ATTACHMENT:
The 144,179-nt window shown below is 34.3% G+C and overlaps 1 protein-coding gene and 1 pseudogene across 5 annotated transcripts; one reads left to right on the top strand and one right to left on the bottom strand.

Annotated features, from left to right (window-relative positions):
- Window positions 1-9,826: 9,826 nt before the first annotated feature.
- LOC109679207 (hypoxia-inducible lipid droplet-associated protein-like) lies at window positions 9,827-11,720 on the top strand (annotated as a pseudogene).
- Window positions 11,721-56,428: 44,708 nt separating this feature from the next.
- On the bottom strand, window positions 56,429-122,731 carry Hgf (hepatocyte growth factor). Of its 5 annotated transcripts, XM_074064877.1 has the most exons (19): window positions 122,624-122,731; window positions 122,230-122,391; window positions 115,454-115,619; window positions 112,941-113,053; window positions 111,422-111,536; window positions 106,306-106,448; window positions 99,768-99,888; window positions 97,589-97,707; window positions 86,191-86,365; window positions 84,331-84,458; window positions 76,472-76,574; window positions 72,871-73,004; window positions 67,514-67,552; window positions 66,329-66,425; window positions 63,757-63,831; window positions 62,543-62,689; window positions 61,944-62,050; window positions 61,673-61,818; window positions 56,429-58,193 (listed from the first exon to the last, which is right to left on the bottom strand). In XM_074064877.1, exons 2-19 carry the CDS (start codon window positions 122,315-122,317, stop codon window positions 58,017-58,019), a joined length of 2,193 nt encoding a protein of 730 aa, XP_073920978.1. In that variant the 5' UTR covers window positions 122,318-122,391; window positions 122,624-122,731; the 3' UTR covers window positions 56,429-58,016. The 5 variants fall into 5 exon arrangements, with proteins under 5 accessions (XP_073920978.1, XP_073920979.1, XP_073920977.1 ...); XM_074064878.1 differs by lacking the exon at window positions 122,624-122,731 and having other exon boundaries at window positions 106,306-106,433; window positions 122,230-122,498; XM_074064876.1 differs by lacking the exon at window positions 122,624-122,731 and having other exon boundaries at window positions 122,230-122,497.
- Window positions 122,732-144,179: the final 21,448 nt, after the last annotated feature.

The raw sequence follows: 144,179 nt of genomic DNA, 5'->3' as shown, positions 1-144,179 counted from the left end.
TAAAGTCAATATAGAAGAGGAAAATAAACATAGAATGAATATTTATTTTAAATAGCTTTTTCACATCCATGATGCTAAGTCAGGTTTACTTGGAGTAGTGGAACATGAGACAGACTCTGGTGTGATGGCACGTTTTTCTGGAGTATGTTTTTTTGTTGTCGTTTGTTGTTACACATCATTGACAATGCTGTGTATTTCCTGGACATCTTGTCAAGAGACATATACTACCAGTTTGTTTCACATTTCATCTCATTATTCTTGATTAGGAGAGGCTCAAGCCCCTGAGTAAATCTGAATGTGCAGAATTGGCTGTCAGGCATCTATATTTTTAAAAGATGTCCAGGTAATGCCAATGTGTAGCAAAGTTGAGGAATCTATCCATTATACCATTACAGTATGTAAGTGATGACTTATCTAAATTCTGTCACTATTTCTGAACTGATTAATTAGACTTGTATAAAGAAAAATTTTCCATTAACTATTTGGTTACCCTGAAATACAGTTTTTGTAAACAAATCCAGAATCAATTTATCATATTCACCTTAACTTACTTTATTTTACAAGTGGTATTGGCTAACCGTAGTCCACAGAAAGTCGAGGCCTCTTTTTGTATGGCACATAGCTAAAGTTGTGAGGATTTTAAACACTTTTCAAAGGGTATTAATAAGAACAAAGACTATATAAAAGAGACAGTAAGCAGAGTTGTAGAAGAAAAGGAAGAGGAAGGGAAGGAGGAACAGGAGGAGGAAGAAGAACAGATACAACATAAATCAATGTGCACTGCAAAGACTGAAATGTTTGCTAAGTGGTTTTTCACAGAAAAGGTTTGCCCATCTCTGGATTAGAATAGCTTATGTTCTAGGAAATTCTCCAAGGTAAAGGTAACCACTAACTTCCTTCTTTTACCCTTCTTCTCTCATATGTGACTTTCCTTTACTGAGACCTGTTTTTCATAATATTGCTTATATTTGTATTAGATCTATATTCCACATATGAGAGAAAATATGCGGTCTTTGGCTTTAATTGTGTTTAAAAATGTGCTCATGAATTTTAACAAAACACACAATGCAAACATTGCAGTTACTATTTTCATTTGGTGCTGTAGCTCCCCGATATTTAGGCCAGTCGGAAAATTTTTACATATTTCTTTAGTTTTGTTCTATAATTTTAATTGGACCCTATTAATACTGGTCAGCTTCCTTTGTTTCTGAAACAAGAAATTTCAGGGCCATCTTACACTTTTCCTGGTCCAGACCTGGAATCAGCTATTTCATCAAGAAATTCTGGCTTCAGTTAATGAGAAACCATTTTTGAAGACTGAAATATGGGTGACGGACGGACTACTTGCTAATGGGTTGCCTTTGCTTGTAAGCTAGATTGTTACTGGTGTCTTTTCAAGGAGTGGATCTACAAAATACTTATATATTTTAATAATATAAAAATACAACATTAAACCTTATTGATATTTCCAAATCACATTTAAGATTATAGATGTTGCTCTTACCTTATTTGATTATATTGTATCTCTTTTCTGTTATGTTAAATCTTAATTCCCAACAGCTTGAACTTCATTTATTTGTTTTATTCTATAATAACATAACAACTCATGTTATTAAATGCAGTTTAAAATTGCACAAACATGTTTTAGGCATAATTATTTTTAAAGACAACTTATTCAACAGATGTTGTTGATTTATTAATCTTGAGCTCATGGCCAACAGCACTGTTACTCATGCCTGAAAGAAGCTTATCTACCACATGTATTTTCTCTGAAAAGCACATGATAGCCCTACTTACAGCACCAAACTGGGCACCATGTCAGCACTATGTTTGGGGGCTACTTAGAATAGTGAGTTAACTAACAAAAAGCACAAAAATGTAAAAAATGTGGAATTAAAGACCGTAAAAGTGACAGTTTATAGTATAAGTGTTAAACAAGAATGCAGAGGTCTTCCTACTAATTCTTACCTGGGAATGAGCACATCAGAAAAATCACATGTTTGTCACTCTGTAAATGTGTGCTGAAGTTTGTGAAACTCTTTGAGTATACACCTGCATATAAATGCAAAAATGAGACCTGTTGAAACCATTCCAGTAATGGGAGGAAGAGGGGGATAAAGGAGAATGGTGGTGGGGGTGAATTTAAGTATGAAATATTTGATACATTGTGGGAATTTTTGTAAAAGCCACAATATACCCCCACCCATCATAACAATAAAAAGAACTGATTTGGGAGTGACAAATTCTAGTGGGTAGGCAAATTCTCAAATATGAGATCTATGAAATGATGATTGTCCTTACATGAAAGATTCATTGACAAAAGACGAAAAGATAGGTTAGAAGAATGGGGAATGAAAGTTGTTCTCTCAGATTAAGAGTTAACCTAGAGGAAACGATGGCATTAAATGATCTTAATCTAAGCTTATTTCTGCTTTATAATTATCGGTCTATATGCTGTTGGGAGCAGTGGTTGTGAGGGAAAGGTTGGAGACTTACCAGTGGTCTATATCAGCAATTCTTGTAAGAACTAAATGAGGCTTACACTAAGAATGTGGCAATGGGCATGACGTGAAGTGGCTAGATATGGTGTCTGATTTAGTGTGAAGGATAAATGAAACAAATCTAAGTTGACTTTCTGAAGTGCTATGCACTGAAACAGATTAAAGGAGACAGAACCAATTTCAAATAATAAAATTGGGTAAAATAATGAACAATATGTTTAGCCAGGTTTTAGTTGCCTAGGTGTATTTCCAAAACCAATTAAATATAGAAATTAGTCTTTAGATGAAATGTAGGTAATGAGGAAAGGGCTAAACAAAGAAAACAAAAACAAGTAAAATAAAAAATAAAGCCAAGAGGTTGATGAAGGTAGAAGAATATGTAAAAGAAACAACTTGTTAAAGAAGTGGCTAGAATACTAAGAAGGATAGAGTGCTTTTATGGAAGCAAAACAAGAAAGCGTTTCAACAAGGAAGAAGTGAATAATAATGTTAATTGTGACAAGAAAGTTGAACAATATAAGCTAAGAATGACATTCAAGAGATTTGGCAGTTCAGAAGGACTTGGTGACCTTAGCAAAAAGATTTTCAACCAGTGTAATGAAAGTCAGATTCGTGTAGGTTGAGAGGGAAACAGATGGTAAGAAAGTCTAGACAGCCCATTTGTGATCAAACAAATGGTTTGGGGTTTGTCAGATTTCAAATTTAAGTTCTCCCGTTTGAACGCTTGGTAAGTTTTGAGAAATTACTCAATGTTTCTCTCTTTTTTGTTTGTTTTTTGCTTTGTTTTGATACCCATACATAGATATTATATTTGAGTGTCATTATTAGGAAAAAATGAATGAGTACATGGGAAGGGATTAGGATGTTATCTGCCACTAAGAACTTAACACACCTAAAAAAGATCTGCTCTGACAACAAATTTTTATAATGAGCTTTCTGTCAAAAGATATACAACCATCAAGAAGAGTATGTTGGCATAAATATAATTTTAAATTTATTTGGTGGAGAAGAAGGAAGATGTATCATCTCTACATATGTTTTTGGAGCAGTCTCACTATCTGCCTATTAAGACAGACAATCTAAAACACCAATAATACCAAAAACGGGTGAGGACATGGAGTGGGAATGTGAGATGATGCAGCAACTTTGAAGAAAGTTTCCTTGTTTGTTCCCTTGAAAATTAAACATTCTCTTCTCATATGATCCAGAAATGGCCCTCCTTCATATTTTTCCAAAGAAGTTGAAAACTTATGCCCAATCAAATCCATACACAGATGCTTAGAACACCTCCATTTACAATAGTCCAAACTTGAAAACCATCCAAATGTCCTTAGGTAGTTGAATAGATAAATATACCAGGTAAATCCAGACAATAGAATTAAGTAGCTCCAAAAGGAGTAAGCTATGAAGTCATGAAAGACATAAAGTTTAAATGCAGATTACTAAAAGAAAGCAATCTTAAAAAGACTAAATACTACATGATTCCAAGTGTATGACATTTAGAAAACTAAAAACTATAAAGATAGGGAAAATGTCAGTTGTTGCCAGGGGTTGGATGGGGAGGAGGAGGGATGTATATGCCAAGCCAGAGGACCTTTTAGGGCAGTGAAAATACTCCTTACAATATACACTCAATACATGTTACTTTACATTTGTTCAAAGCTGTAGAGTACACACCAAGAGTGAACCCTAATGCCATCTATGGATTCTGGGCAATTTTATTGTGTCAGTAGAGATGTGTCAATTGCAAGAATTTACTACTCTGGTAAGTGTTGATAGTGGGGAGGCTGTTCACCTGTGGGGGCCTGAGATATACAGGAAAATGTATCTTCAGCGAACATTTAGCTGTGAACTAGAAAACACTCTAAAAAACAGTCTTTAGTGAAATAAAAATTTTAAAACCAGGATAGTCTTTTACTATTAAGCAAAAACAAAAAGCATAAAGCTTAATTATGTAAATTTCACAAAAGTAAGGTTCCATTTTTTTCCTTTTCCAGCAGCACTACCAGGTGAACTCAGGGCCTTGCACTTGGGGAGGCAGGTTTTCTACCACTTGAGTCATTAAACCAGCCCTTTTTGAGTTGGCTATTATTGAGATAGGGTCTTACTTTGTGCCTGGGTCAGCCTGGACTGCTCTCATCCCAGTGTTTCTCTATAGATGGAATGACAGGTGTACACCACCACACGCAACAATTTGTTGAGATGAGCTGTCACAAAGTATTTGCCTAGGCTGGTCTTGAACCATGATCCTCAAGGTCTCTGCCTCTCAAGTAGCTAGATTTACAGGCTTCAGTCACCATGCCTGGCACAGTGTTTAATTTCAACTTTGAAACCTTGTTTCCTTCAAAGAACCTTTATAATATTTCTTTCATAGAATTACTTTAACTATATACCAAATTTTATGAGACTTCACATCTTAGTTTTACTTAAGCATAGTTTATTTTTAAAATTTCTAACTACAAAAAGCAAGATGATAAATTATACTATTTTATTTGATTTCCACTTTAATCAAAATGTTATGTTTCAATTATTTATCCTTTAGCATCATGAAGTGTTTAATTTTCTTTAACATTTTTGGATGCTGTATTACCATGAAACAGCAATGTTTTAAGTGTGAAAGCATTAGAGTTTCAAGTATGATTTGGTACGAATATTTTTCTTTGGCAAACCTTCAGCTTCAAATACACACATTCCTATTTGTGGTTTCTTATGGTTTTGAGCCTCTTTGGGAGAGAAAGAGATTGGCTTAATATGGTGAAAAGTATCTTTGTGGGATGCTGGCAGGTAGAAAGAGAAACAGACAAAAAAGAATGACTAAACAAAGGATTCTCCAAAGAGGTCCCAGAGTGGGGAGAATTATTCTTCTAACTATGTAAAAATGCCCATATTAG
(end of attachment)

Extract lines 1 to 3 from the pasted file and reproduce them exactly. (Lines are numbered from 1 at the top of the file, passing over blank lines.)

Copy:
The 144,179-nt window shown below is 34.3% G+C and overlaps 1 protein-coding gene and 1 pseudogene across 5 annotated transcripts; one reads left to right on the top strand and one right to left on the bottom strand.

Annotated features, from left to right (window-relative positions):
- Window positions 1-9,826: 9,826 nt before the first annotated feature.